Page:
North Korea supports Russia's 'sacred fight' against the West, Kim Jong Un tells Vladimir Putin

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North Korea supports Russia's 'sacred fight' against the West, Kim Jong Un tells Vladimir Putin

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North Korea supports Russia's 'sacred fight' against the West, Kim Jong Un tells Vladimir Putin
The North Korean leader met with the Russian president at the Vostochny Cosmodrome - Russia's biggest domestic space launch centre.

James Robinson
Wednesday 13 September 2023
Kim Jong Un has pledged his support to Russia in what he has described as the "fight against imperialism".

The North Korean leader also praised Russia and its president for a fighting a "sacred war" against "hegemonic forces" - thought to be a reference to the West."We will always support the decisions of President Putin and the Russian leadership ... and we will be together in the fight against imperialism," Kim told Mr Putin via a translator.

Kim also said he was "convinced" that the "heroic Russian army" would triumph in its war with Ukraine - a conflict he referred to by the Kremlin's preferred term of "special military operation".

"The Russian army and people will certainly win a great victory in the sacred struggle for the punishment of a great
evil that claims hegemony and feeds an expansionist illusion," he added.
Russian President Vladimir Putin, left, and North Korea's leader Kim Jong Un meet at the Vostochny cosmodrome. Pic: AP

Mr Putin, meanwhile, listed economic cooperation, humanitarian issues and the "situation in the region" among the agenda items for his talks with Kim, which went on for up to five hours, according to Russian state media.

During the talks - their first in person since 2019 - the pair dinned on duck and fig salad, crab dumplings, sturgeon and
beef with a choice of Russian wines, according to Kremlin reporters.

It comes after the pair shook hands as they met at the Vostochny Cosmodrome, Russia's biggest domestic space launch centre.

Western intelligence officials believe Mr Putin is seeking ammunition from heavily militarised North Korea for his invasion of Ukraine - which he has himself compared to the conquests of Russia's former imperialist monarch, Peter the Great.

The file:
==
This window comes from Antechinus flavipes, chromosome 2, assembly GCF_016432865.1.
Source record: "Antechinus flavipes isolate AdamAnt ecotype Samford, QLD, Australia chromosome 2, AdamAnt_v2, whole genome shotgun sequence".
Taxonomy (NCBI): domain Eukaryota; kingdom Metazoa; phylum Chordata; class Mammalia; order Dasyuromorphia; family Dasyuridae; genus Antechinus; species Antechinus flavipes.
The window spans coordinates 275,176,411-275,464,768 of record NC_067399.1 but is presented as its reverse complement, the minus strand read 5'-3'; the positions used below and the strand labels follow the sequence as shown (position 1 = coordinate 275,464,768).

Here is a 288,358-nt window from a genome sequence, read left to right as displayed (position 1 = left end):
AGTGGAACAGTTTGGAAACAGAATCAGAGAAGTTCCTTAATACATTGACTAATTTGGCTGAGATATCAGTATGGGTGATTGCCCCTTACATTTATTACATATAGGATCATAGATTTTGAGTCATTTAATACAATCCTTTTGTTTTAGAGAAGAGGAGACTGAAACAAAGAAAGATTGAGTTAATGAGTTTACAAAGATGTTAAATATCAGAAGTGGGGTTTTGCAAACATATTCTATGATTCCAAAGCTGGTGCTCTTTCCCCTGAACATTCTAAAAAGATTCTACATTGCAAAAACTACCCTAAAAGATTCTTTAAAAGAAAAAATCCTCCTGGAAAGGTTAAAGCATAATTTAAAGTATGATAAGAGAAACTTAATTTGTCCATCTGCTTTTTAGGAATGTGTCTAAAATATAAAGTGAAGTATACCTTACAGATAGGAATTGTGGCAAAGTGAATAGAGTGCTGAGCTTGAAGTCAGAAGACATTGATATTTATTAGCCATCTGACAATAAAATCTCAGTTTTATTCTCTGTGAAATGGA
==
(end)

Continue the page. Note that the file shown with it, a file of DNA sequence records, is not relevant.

Vladimir Putin has in the past lamented the loss of Russia's own empire.

Spanning much of northern Eurasia between the early 1700s until the Soviet revolution in 1917, the Russian Empire was the third largest in the history of the world - behind only the British and Mongol Empires in terms of land mass.

The empire was founded at the end of the rule of Peter I, often known as Peter the Great, who built it through a mixture of reform, diplomacy and conquest.

Mr Putin has previously drawn comparisons between his own presidency and the rule of Peter the Great.

Speaking after visiting an exhibition to celebrate the 350th anniversary of Peter's birth last year, the Russian president also drew a parallel to his invasion of Ukraine.

"Peter the Great waged the Great Northern War for 21 years," he said.

"It would seem that he was at war with Sweden, he took something from them. He did not take anything from them, he returned [them]."

Referring to Russia's invasion of Ukraine he said: "Apparently, it also fell to us to return [what is Russia's] and strengthen [the country]. And if we proceed from the fact that these basic values form the basis of our existence, we will certainly succeed in solving the tasks that we face."

Mr Putin also previously called the collapse of the Russian Empire's successor, the USSR, the "greatest geopolitical catastrophe of the 20th century" and lamented the loss of "territory of the former Russian Empire" during its fall.

They believe Kim is seeking Russian technical assistance for his efforts to develop military reconnaissance satellites.

The meeting came hours after North Korea fired two ballistic missiles toward the sea, extending a highly provocative run of North Korean weapons testing since the start of 2022.

Mr Putin welcomed Kim, who arrived at the facility in Siberia in a limousine, having travelled from Pyongyang in his special armoured train with his influential sister Kim Yo Jong.

Pak Thae Song, chairman of North Korea's space science and technology committee, and navy Admiral Kim Myong Sik, who are both linked with North Korean efforts to acquire spy satellites and nuclear-capable ballistic missile submarines, also travelled in the delegation, according to South Korea's Unification Ministry.

Kim and Mr Putin shared a handshake that lasted about 40 seconds following the North Korean leader's arrival, with the Russian president saying he was "very glad to see" him.During the tour of the space centre, Kim peppered a Russian space official with questions about the rockets.

In August, North Korea's second attempt to launch a reconnaissance satellite failed due to an error in the booster's third stage, according to the country's state-controlled media.

In late May, a North Korean rocket carrying a spy satellite also plunged into the sea soon after lift-off.

Asked whether Russia will help North Korea build satellites, Mr Putin was quoted by Russian state media as saying: "That's why we have come here."

"The DPRK leader shows keen interest in rocket technology. They're trying to develop space, too," he added.
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